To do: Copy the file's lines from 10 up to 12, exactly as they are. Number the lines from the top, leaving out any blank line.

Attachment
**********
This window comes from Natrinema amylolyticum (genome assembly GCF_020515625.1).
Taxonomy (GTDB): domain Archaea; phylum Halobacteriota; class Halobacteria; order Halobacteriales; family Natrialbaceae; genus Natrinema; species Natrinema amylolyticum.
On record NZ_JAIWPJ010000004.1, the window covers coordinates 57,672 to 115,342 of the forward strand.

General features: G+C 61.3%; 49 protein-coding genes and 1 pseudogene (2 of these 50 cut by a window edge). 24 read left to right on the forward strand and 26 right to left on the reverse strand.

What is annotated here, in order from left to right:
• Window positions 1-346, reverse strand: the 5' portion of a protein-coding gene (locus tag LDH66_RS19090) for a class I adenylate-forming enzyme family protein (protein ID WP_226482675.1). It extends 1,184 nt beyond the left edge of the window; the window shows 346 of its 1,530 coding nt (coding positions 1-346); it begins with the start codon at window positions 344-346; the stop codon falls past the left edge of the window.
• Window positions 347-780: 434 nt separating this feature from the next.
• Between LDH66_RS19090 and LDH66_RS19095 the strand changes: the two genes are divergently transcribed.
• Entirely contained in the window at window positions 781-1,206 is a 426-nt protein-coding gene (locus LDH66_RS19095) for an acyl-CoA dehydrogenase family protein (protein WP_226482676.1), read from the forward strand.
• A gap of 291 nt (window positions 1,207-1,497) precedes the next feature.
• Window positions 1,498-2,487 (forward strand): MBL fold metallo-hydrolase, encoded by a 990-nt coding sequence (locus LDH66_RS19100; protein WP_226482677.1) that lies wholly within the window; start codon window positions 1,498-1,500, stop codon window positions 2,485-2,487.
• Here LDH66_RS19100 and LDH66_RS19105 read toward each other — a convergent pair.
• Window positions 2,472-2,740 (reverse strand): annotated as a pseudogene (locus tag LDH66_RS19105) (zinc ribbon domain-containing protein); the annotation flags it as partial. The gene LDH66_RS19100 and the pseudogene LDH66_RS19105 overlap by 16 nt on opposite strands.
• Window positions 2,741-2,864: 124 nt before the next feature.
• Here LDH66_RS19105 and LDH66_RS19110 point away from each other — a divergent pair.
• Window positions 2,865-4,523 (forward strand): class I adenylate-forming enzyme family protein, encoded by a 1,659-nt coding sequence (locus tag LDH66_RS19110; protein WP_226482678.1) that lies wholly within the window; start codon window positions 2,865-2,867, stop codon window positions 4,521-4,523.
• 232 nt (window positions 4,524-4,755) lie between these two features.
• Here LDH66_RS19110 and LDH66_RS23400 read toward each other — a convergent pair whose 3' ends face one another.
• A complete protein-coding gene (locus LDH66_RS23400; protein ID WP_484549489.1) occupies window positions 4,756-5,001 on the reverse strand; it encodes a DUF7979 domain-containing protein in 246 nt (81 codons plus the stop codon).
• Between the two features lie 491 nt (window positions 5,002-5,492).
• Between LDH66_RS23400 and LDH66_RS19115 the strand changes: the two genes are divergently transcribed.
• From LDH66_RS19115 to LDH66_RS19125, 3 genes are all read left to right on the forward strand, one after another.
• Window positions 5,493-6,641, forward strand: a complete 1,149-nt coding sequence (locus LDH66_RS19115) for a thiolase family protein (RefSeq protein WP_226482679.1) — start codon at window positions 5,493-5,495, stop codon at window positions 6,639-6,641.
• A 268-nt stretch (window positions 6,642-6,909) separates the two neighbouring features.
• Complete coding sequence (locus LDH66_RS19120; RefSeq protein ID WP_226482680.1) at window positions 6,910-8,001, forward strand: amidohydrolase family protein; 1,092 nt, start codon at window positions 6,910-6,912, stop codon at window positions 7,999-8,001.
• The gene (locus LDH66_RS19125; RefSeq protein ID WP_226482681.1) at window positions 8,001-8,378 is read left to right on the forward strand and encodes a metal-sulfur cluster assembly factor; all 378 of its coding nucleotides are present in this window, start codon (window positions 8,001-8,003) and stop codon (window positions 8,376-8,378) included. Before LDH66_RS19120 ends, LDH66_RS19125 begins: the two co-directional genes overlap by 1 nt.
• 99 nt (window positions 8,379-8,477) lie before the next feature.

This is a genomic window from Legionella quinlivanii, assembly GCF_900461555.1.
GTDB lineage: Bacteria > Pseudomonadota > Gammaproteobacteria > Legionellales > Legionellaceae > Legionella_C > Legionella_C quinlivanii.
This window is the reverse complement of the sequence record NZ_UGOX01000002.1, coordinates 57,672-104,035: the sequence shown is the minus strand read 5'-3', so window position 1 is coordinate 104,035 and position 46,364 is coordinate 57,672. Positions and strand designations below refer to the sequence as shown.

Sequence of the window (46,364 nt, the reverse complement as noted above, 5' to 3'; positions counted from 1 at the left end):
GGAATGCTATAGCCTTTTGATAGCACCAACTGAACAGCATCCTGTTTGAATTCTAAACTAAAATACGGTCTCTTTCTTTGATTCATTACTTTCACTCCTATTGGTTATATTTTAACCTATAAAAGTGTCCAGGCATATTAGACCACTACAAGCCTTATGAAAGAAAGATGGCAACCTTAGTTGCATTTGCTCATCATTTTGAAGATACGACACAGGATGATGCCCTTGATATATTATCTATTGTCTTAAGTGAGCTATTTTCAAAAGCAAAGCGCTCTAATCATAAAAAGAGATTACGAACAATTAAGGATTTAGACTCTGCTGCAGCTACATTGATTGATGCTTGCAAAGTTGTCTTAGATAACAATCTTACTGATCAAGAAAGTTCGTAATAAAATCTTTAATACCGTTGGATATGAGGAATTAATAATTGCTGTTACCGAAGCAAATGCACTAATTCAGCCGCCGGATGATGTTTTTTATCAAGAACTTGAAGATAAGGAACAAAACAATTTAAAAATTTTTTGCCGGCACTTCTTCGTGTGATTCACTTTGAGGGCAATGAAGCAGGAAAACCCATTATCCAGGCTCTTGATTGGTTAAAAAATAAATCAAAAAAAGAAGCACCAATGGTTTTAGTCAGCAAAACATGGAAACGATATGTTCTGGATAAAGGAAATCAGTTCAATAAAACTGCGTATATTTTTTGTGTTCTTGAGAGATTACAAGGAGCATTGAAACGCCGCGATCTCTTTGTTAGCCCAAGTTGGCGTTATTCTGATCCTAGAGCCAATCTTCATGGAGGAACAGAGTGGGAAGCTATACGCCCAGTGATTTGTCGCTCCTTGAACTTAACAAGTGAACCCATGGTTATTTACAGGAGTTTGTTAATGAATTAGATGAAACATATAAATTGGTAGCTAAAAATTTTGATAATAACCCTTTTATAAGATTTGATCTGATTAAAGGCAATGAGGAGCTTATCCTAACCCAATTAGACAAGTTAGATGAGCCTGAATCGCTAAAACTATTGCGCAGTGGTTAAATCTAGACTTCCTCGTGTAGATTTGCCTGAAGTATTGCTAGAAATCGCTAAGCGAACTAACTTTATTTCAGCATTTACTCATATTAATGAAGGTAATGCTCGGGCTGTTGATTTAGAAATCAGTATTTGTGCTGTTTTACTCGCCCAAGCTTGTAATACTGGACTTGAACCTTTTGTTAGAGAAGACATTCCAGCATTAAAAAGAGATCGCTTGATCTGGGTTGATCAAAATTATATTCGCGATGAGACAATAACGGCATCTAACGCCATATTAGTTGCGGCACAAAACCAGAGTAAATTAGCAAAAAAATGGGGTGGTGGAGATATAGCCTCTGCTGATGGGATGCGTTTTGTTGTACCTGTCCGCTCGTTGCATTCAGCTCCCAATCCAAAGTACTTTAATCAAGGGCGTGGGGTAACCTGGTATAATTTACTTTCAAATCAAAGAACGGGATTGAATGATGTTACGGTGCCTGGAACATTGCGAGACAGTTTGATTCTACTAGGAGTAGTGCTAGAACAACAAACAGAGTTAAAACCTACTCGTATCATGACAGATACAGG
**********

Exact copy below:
• A gap of 291 nt (window positions 1,207-1,497) precedes the next feature.
• Window positions 1,498-2,487 (forward strand): MBL fold metallo-hydrolase, encoded by a 990-nt coding sequence (locus LDH66_RS19100; protein WP_226482677.1) that lies wholly within the window; start codon window positions 1,498-1,500, stop codon window positions 2,485-2,487.
• Here LDH66_RS19100 and LDH66_RS19105 read toward each other — a convergent pair.